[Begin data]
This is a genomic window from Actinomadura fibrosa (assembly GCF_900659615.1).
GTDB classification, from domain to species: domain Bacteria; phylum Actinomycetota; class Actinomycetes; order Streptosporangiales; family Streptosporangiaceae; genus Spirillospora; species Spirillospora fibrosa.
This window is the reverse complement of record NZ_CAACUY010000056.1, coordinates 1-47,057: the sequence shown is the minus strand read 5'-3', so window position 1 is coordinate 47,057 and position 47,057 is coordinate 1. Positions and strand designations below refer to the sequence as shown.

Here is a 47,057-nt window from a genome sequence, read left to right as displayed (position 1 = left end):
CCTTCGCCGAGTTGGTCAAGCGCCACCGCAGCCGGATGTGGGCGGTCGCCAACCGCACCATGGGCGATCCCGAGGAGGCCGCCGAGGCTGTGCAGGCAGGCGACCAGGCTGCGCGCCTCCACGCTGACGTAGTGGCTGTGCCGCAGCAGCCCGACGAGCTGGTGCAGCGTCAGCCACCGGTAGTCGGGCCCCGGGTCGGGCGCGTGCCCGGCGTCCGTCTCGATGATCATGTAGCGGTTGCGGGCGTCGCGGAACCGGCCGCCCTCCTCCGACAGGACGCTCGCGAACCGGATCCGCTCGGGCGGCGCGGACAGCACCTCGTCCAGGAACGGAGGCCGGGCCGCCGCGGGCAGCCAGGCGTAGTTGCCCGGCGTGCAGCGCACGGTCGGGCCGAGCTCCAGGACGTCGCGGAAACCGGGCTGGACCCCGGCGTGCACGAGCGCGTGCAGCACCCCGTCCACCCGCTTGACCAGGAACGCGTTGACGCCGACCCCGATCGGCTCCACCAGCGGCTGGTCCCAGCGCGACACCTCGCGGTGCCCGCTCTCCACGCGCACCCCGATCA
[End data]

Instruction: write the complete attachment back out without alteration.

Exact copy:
This is a genomic window from Actinomadura fibrosa (assembly GCF_900659615.1).
GTDB classification, from domain to species: domain Bacteria; phylum Actinomycetota; class Actinomycetes; order Streptosporangiales; family Streptosporangiaceae; genus Spirillospora; species Spirillospora fibrosa.
This window is the reverse complement of record NZ_CAACUY010000056.1, coordinates 1-47,057: the sequence shown is the minus strand read 5'-3', so window position 1 is coordinate 47,057 and position 47,057 is coordinate 1. Positions and strand designations below refer to the sequence as shown.

Here is a 47,057-nt window from a genome sequence, read left to right as displayed (position 1 = left end):
CCTTCGCCGAGTTGGTCAAGCGCCACCGCAGCCGGATGTGGGCGGTCGCCAACCGCACCATGGGCGATCCCGAGGAGGCCGCCGAGGCTGTGCAGGCAGGCGACCAGGCTGCGCGCCTCCACGCTGACGTAGTGGCTGTGCCGCAGCAGCCCGACGAGCTGGTGCAGCGTCAGCCACCGGTAGTCGGGCCCCGGGTCGGGCGCGTGCCCGGCGTCCGTCTCGATGATCATGTAGCGGTTGCGGGCGTCGCGGAACCGGCCGCCCTCCTCCGACAGGACGCTCGCGAACCGGATCCGCTCGGGCGGCGCGGACAGCACCTCGTCCAGGAACGGAGGCCGGGCCGCCGCGGGCAGCCAGGCGTAGTTGCCCGGCGTGCAGCGCACGGTCGGGCCGAGCTCCAGGACGTCGCGGAAACCGGGCTGGACCCCGGCGTGCACGAGCGCGTGCAGCACCCCGTCCACCCGCTTGACCAGGAACGCGTTGACGCCGACCCCGATCGGCTCCACCAGCGGCTGGTCCCAGCGCGACACCTCGCGGTGCCCGCTCTCCACGCGCACCCCGATCA